Mike Marshall started off the night by discussing the difference between public affairs and government relations and then the differences in lobbying and advocacy.
Public affairs and government relations are different even though they might be in the same office. Government relations is more of organization to government type of communication. While public affairs works with the public, the government, interest groups and the media.
Lobby and advocacy are in the same boat. Lobbying is any oral or written communication to high level execution or legislative branch official regarding the selection of federal officials or the formulation, modification, or adaption if federal legislation, regulations or unicatito, a form of advocacy. Advocacy is more focused on education. They work with research, gathering info, etc.
Advocacy people have to work to get connections. Knowing the legislators to be able to have connections and networks to use to your advantage, but not just knowing them it is also knowing their staff (aides, committee research, etc.).
Mike then talked about due diligence. Due diligence is used to throughly understand the issue at hand, meaning don't mix issues while meeting with politicians or members of cabinets.
He briefly talked about some skills he uses regularly and tactics that are used in politics. Sometimes members cut time in thirds so you need to have your main 3-4 bullet points. Knowing how to be brief and concise to get your point across is really important. Remember to present the other side of the issue. That way it shows you are not pushing for a really absurd idea, and shows that you are recognizing there is an posing view.
Building an alliance to be able to engage lawmakers already pro-your opposite. Shine a light on the stakeholders who could directly benefit that way it shows a larger number- in politics it is all about the numbers, because numbers translate into votes, which is how politicians get into/keep their positions and make their living. Consider "experts" or organizations in a particular area. That way you can show how your position is a great option.
On the relationship continuum that Mike talked about there are three basic stages a relationship can go through. He used the world of dating as an analogy to help make it easier to understand. With informal relationships you have cooperation. The informal stage is like a first date, where you might not care if one party fails, since you are not super attached yet. The next stage is semi-formal where you gain/have coordination. This is like dating exclusive (one can (shouldn't but might) fail as long as other work out. You are invested but not locked in. You are okay if it doesn't work out because even though you might be attached to their family you are not an intergral member yet. Then there is the formal stage where you gain/have collaboration. This is like being married. If one part/side fails or gives up, we all fail. THe picture above is a picture of the slide that demonstrates the continuum.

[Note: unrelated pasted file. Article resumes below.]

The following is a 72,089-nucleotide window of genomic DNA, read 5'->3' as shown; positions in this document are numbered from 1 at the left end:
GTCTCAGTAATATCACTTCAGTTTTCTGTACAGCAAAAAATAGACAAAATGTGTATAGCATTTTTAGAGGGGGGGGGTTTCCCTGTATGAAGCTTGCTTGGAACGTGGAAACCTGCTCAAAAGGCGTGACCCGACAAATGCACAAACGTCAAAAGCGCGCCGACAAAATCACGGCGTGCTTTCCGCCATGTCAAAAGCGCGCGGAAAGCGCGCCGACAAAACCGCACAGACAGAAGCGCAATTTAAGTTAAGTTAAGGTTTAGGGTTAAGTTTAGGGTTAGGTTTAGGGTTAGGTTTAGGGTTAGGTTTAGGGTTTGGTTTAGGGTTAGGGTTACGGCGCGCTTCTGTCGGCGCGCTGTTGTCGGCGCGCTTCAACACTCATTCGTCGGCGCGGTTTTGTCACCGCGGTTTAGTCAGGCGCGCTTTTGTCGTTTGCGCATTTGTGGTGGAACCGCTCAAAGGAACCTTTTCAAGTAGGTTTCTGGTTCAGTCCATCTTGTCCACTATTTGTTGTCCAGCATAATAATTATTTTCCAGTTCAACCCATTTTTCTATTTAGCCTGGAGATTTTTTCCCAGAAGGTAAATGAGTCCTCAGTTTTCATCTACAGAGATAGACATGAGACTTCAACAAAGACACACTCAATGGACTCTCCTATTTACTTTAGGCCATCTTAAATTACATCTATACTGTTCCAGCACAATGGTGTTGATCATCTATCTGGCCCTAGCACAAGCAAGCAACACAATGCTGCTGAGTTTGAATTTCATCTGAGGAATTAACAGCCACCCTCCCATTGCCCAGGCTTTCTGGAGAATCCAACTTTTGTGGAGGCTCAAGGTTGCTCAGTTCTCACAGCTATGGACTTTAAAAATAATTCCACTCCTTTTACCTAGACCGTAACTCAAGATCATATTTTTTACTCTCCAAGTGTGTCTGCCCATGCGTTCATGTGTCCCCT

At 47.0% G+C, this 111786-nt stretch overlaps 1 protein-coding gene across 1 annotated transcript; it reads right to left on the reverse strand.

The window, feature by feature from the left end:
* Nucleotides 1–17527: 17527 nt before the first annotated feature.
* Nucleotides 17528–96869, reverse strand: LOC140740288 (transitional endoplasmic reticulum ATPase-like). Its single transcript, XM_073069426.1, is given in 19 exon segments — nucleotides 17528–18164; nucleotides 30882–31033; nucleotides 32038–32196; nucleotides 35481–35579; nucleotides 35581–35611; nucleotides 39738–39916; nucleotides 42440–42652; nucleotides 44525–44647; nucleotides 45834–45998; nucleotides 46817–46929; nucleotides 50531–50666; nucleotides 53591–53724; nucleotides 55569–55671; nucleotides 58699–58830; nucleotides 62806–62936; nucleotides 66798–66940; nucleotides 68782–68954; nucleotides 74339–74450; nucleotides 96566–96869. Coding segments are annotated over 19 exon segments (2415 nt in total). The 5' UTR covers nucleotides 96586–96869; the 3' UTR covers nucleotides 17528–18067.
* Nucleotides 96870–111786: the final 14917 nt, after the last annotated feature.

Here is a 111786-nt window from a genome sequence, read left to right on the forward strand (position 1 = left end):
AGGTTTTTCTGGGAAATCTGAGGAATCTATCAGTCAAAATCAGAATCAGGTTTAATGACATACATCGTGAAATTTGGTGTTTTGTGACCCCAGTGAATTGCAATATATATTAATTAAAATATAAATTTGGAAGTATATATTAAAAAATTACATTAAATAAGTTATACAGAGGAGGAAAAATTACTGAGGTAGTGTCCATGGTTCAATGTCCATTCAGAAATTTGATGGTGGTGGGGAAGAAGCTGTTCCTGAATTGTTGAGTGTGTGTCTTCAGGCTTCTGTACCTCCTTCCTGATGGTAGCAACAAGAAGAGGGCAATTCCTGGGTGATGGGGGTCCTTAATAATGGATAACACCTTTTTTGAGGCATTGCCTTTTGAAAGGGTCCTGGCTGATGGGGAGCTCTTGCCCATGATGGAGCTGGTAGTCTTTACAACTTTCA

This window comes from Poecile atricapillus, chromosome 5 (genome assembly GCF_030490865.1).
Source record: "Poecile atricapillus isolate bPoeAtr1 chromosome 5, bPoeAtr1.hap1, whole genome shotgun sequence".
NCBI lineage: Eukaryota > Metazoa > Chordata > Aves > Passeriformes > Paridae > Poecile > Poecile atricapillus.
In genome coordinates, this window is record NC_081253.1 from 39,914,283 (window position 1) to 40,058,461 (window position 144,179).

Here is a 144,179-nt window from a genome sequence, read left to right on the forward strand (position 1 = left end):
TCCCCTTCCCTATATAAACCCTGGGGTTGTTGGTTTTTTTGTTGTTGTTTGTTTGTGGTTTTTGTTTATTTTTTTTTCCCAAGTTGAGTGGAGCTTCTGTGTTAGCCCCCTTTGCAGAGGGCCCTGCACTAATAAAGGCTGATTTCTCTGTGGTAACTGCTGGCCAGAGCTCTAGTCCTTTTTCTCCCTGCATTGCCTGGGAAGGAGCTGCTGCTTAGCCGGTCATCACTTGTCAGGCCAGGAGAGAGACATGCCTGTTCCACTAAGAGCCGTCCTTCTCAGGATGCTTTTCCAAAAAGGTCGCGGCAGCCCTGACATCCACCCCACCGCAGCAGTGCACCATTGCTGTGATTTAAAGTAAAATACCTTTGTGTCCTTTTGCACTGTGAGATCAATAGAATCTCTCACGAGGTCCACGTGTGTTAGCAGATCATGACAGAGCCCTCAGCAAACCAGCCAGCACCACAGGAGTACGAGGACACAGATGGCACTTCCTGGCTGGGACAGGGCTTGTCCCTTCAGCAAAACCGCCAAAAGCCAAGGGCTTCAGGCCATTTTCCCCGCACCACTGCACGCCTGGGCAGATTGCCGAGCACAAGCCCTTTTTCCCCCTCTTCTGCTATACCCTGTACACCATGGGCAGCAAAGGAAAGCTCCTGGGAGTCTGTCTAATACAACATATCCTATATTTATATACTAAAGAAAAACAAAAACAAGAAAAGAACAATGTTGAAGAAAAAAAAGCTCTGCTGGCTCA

9 (of 20) factors that influence success (right to left)- if you don't have a history you might only form an informal relationship, you need support, look into your diverse robust group, you need to enter into the relationship equally with respect and trust, willingness to compromise, different levels of engagement, adaptablility (see pic for the rest). Keep in mind this is based on his experience and current job, so this was all just a narrative. If you talk to other people who do PR within politics you are going to get a different perspective.
What got him interested in his job?
He got his bachelors in business, his master's in arts, doctorate in higher education. He came in with no experience mixing public relations and politics. Mike used to work with admissions until he saw a relationship between admissions and government relations. PR in politics for an institution such as TCU is all about protect what we have while preserving our freedom and rights we have as a private institution.
How is it different when legislator is in session versus when its not?
From a state point it used to be slower, but now days there is almost always an issue going on to keep him busy.
Are you involved in the city ordinance on temporary hosting? h
He isn't really involved. TCU is trying to keep the relations with permanent Fort Worth relations friendly while supporting their students.
What do you think the top 3 skills for a position like this are?
Technical skills are important but soft skills are crucial (critical thinking, teamwork, implementing plans).